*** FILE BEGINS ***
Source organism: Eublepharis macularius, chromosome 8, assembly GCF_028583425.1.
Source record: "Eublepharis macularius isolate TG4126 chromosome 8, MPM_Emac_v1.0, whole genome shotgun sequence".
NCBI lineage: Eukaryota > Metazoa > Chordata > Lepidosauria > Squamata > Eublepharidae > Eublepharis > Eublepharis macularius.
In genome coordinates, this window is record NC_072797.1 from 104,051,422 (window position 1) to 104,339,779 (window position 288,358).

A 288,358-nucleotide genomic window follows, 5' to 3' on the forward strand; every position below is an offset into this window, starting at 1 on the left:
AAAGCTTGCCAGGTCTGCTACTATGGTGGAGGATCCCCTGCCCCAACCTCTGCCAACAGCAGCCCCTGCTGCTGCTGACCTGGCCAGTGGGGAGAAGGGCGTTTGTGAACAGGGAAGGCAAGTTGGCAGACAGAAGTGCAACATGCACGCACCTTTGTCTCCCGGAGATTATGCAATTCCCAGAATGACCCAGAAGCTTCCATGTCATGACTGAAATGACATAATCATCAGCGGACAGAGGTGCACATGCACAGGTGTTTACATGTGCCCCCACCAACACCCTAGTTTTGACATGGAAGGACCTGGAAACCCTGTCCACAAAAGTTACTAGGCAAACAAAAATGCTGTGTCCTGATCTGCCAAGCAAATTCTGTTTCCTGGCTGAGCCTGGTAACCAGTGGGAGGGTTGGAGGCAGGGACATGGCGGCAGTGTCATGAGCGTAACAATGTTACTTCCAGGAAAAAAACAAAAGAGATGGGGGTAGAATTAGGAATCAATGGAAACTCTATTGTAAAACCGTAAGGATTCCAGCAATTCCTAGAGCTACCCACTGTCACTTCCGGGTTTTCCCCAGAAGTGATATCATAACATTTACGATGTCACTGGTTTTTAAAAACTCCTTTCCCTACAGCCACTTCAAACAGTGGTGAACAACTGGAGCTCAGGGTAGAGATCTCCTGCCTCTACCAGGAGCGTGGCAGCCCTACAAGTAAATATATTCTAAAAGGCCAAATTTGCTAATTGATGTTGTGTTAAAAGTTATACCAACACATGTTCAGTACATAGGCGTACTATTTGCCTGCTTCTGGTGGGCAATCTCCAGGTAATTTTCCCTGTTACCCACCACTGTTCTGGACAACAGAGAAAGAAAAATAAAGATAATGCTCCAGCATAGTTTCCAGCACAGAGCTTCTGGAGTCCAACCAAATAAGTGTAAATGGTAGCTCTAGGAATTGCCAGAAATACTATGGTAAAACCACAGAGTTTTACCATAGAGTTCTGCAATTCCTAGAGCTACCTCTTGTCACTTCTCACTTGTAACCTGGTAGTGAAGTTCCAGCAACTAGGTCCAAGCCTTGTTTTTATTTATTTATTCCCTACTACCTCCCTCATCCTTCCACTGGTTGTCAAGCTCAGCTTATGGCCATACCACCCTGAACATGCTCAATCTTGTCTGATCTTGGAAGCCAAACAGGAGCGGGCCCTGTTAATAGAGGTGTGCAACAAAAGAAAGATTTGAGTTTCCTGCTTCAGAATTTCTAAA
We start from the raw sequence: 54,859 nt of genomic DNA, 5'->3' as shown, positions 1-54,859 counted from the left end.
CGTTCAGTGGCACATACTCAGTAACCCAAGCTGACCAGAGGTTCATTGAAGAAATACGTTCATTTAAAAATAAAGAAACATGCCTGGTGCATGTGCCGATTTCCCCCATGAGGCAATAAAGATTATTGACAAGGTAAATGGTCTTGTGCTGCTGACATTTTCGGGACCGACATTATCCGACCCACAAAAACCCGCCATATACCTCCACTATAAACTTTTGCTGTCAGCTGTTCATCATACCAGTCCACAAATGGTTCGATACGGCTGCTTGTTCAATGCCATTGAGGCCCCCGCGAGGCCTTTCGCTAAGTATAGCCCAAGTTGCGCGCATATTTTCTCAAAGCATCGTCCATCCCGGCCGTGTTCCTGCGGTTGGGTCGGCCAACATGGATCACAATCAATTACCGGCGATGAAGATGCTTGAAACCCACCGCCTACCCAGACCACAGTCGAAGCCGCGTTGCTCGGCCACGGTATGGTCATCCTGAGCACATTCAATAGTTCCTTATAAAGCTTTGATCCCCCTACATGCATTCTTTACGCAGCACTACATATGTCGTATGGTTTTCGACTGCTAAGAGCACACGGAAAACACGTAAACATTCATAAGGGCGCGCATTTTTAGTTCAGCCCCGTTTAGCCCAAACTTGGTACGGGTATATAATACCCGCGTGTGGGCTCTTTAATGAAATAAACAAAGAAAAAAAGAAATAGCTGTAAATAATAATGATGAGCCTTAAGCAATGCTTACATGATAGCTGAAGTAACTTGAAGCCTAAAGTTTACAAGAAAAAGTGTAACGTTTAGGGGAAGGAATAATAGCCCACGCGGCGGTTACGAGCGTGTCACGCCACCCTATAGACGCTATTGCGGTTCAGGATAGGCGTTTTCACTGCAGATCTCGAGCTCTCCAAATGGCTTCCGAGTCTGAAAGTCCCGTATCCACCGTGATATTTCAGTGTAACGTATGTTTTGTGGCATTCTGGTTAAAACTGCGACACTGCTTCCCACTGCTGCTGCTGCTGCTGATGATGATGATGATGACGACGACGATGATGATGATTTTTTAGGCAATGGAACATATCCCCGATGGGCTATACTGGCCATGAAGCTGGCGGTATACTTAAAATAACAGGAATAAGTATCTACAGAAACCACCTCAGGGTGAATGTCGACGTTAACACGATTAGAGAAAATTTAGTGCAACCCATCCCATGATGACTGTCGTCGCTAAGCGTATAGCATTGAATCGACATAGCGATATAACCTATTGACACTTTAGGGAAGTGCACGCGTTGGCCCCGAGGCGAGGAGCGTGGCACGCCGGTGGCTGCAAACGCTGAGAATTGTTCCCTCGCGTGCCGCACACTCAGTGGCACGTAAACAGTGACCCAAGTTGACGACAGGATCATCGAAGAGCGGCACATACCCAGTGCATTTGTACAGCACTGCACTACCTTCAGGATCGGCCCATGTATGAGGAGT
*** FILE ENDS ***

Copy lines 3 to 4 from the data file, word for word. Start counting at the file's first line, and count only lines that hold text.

NCBI lineage: Eukaryota > Metazoa > Chordata > Lepidosauria > Squamata > Eublepharidae > Eublepharis > Eublepharis macularius.
In genome coordinates, this window is record NC_072797.1 from 104,051,422 (window position 1) to 104,339,779 (window position 288,358).